• Duke Nukem 64, on the other hand, took this trope Up to Eleven, removing the nudity, alcohol, drugs, swearing, religious references, making the weapons have no effect on women, and toning down the gore as well. Duke had to save the women instead of leaving them, or killing them if one's aim is really bad. The Stripperific attire and Ludicrous Gibs remained though. Fortunately, the outcry over this, and the similarly Bowdlerized port of Carmageddon helped put a permanent end to Nintendo's overbearing censorship policies.
    • Call Back: The Derelict map from the Atomic Edition's "Episode Four" is a reworked (as in actually functional) level from lameduke.
    • Cherry Tapping: Duke's Mighty Foot, which is both an equippable weapon (except in the Live Arcade version, provided you have ammo of any kind), and available separately while you're holding another weapon, which led to the fantastic ability to kick with both feet simultaneously while walking. The precursor to the "melee" button found in many newer videogames.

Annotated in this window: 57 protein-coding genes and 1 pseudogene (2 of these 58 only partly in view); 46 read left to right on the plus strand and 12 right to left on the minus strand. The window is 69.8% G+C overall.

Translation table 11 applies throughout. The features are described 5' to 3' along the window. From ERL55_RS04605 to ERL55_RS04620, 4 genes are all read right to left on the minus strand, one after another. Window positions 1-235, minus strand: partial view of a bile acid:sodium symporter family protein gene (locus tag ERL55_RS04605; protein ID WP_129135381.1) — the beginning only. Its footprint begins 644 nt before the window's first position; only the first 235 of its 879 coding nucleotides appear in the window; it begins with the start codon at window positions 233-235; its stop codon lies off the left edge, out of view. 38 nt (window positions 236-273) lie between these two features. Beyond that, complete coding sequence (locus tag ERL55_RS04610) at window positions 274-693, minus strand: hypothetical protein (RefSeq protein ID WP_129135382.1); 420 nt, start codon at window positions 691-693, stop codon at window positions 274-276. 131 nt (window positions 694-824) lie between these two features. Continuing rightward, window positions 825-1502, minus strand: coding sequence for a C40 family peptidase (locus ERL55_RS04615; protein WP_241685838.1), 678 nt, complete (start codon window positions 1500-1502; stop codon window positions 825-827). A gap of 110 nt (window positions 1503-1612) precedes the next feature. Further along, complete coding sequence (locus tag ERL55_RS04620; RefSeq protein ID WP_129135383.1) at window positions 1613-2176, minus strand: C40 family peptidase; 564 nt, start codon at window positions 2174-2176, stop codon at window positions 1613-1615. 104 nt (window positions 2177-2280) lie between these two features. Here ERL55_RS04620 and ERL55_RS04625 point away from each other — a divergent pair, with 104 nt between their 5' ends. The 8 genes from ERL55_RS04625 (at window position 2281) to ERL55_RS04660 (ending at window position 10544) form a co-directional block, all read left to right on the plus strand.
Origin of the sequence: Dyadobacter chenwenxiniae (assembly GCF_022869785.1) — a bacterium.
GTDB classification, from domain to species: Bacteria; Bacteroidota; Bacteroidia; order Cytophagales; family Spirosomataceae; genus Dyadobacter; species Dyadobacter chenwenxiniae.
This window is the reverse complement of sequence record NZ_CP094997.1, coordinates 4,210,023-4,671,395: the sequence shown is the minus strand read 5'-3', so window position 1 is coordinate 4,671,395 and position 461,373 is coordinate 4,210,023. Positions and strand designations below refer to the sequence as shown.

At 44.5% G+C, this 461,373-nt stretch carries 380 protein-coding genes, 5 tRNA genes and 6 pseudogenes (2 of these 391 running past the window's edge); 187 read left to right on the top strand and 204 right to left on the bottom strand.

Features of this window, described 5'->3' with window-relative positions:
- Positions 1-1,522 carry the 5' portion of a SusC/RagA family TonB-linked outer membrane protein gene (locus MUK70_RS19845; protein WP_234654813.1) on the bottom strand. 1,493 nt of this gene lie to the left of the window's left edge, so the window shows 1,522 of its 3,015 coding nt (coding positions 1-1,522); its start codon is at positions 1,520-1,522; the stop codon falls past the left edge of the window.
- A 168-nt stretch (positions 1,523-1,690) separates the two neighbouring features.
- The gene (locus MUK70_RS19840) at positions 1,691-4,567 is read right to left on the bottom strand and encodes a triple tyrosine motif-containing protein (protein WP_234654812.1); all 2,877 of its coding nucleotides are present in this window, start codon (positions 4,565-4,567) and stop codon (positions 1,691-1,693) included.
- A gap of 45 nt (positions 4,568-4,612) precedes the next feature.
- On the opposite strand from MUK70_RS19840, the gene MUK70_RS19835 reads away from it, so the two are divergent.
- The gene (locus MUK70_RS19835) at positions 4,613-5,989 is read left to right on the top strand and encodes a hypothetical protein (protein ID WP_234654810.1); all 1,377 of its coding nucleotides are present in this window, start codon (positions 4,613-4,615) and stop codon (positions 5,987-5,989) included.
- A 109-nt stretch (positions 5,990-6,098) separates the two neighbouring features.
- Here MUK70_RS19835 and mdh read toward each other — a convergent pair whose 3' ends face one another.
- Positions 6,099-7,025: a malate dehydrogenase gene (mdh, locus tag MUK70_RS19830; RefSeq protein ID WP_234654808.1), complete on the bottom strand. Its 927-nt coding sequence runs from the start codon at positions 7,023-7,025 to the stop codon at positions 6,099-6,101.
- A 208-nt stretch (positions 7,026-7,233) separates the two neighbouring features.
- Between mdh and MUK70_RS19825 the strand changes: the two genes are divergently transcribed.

• Chew Bubblegum: Duke's line to open E3L1 of Duke Nukem 3D.
    • Collision Damage: Only against bosses. Killer doors are also the bane of all Build engine games.
    • Come Back to Bed, Honey:

    Duke: My name's Duke Nukem! After a few days of R&R, I'll be ready for more action!
    Woman: Aww, come back to bed, Duke! I'm ready for some action, nowww!

    • The Computer Is a Cheating Bastard: In Duke Nukem 3D, the bullet based enemies (pig cops etc) are capable of hitting you with pin-point accuracy, no matter how far across a large open space they happen to be, while the player may not even be able to see them.
    • Content Warnings: The Sega Saturn port of Duke Nukem 3D was one of only three games to bear Sega's custom-made Deep Water rating, which was used for games meant only for adults and/or mature audiences.
    • Coup De Grace Cutscene: At the end of each episode.
    • Degraded Boss: The Battlelord re-appears throughout the other three episodes. He's much weaker, but those who just finished playing Doom don't know that.
    • Destroyable Items: Stray pipebombs and grenade rounds in Duke Nukem 3D can be blown by shooting them.
    • Determinator: Immediately after destroying an alien empire and having his ride back to Earth shot down, he declares war on this new alien menace. In Plutonium, he breaks his vacation to do it all over again.
    • Direct Continuous Levels: In the first two episodes, every level leads logically to the next. In "Episode Three", this is only the case once or twice. They discard level-to-level continuity completely for the Plutonium Pak episode.